The Little Acre is a hand-drawn adventure game from the creator of Broken Sword

An interview with Pewter Games and Charles Cecil.

The Little Acre is an indie adventure game with a striking hand-drawn art style that’s set for release on PC on December 13. It’s being developed by Pewter Games, a small studio based in Dublin, Ireland, and its executive producer is Charles Cecil, creator of the Broken Sword series. I talked to Cecil and Pewter co-founders Ben Clavin and Christopher Conlan about what we can expect from the game.

“It’s a story about a man and his daughter who live in rural Ireland in the 1950s,” says Conlan. “At the beginning of the game you play as the father, Aiden, who realises that his own father has gone missing. He’s a crazy inventor, and he looks for him in his workshop and finds these unusual machines. And then he ends up being transported to this strange fantasy realm.”

Conlan says the game is inspired by escapist fantasy films from the ‘90s like Labyrinth and The NeverEnding Story. “The kind that start in the mundane real world before the characters are thrust into some kind of fantastical adventure.”

“Everything is hand-drawn,” says Clavin. “We’ve gone back to a Disney/Don Bluth animation style. It’s all animated frame by frame. It’s really tedious and hard to do, but it gives the game extra personality. It also gives the animators a lot of freedom to express themselves, so even something basic like opening a door can have a lot of character.”

Adventure games haven’t changed much over the years, and it’s still something of a nostalgic genre, but Pewter want to make sure The Little Acre doesn’t fall into same traps that a lot of older games do. “We’re trying to modernise the adventure genre, but without dumbing it down,” says Conlan. “We just want to streamline it for modern audiences. For people who don’t have time to get stuck for ages on overly difficult puzzles.”

“That doesn’t mean we’re making the puzzles really simplistic. For example, in a busy room we’ll limit the amount of things you can interact with. There won’t be red herrings everywhere. And you won’t be one of those kleptomaniac adventure game heroes who picks everything up. Your inventory will be used for essential items that make sense to pick up at the time. And there’s no item combining either.”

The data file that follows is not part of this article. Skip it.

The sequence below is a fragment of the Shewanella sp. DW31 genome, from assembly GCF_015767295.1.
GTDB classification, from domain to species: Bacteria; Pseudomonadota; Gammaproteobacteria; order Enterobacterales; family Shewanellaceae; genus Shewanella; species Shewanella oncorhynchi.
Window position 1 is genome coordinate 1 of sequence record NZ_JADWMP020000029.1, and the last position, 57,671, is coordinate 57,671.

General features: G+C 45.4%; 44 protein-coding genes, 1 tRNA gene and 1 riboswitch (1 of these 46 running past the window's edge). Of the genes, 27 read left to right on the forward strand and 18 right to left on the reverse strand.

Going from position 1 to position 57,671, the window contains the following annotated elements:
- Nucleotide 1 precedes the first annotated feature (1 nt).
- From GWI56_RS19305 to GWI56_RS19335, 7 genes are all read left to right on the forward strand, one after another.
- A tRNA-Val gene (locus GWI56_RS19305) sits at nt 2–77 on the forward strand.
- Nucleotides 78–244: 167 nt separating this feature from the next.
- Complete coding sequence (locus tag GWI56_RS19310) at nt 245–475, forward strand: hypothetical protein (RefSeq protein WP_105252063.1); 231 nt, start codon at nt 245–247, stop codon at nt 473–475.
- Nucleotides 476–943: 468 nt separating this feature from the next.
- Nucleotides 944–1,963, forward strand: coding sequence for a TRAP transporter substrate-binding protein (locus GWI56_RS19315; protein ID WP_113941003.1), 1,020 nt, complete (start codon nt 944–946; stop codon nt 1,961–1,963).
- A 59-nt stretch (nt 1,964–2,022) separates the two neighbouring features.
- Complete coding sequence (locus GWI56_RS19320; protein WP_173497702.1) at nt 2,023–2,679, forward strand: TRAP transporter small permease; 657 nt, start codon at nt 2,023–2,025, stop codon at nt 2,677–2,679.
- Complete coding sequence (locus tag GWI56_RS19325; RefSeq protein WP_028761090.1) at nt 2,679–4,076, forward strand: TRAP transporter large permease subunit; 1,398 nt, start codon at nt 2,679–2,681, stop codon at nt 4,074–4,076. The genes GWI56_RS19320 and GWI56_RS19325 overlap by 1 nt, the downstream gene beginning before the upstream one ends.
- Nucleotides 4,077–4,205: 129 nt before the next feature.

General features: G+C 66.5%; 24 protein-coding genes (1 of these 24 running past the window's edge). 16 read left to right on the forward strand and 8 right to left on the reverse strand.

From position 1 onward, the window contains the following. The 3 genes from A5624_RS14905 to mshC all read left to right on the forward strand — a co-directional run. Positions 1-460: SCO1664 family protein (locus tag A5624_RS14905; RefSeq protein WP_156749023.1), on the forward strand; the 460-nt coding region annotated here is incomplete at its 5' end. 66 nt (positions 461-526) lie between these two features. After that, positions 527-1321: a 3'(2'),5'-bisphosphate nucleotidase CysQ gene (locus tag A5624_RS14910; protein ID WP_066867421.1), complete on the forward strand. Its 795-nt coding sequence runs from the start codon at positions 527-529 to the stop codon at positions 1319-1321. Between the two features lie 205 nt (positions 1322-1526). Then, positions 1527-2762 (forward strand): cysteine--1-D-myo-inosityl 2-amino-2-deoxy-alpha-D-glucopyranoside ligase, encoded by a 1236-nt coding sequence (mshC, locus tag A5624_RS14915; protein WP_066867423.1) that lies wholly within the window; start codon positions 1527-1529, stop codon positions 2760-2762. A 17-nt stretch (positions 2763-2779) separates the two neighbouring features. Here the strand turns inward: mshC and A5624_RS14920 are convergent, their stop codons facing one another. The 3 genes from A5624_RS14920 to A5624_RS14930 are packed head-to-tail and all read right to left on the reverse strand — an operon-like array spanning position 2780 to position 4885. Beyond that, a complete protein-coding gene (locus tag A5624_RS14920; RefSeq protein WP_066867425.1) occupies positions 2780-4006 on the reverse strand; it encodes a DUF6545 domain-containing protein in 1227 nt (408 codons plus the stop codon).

I ask Cecil what attracted him to the game. “It looks absolutely beautiful. They’re doing what we were trying to do with Broken Sword back in 1996, and that appealed to me. I joined the project quite late and offered the team advice about things like character motivation and how the story unfolds, but it’s very much their game. But I’m proud to be associated with it. It’s just so joyful.”

“Charles’ legacy is a great asset,” says Clavin. “The hint system is pretty much lifted straight from Broken Sword, and there are a few homages to it in the game. His work has been a huge inspiration. Chris and I played very different games when we were young, but Broken Sword was the first game we both shared a love for.”

“In the game you switch between two characters,” says Colan. “There are two timelines, and Charles was great at helping us shuffle that around a bit to make it clearer. And he even helped us with stuff like how inventory icons should look so they help the player realise that they’re the solution to a problem.”

With Cecil’s long history of making adventure games in mind, I ask him what he thinks the strength of the genre is, and why people still love to point-and-click. “In the early days of gaming, adventures owned narrative,” he says. “Stories didn’t really exist in other genres. Of course, now everything has a story. It’s a reward for shooting people in an FPS. But what adventures did back then, and still do brilliantly now, is they entwine the story with the gameplay. They’re absolutely, inextricably linked, and they drive each other forward. And that’s why people still love these games, I think.”

“They’re accessible too,” adds Conlan. “Anyone with a computer is able to play them. And they’re fun to play with other people too, even if they aren’t gamers.”

There’s always something a great adventure game is remembered for, whether it’s Day of the Tentacle’s time-hopping or Broken Sword’s history-filled plot. I end by asking Conlan what he wants people to take away from The Little Acre. “I’ve been very happy that the things people like about the game are the things we want to get across,” he says. “The art style is obvious. Everyone talks about how great it looks, and the hand-animation. But people have also mentioned the subtleties and personalities of the characters, and the sense of humour, which is very similar to Broken Sword.”

ABOUT THE AUTHOR

Andy lost countless hours of his youth to PC games, and now he loses countless hours of his adult life to them. He loves RPGs, horror, immersive sims, anything set in space, and games that try something different.
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